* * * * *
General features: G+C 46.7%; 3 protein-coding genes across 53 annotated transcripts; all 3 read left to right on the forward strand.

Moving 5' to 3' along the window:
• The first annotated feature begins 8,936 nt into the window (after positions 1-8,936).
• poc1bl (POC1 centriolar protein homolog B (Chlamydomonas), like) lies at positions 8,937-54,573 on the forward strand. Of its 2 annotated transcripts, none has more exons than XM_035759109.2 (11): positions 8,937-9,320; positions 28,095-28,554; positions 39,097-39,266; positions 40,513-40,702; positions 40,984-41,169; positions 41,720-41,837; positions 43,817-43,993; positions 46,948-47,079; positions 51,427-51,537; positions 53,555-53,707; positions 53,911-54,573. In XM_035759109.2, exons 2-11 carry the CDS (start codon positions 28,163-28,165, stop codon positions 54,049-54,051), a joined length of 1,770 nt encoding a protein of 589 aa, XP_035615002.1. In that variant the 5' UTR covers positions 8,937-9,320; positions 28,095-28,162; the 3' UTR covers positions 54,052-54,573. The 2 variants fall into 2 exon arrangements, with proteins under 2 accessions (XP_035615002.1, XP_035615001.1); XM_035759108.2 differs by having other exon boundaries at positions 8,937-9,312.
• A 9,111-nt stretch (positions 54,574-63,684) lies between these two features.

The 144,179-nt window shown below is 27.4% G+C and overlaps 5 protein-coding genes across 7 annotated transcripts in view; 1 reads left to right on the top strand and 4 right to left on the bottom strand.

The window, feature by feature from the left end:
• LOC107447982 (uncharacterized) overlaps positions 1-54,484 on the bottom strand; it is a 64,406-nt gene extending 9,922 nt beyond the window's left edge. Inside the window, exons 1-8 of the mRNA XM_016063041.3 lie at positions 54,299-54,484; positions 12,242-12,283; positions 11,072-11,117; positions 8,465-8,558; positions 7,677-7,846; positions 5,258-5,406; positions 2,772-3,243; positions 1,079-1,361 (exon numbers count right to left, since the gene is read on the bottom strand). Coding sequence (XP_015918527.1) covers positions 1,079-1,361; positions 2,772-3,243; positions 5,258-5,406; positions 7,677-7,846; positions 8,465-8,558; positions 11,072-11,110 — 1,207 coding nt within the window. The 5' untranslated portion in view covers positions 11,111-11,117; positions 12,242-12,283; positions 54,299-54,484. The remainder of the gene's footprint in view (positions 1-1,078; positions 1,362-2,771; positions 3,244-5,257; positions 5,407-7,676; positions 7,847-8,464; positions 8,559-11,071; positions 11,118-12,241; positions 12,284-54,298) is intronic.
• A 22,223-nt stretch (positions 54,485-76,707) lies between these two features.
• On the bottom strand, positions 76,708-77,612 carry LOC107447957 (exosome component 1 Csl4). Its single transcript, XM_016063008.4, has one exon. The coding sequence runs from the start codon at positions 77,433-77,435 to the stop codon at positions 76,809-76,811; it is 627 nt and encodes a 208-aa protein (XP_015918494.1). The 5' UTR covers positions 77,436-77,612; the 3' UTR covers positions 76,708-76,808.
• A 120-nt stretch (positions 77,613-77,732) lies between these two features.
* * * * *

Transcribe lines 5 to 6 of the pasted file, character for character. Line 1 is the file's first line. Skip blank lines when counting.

• A 9,111-nt stretch (positions 54,574-63,684) lies between these two features.

The 144,179-nt window shown below is 27.4% G+C and overlaps 5 protein-coding genes across 7 annotated transcripts in view; 1 reads left to right on the top strand and 4 right to left on the bottom strand.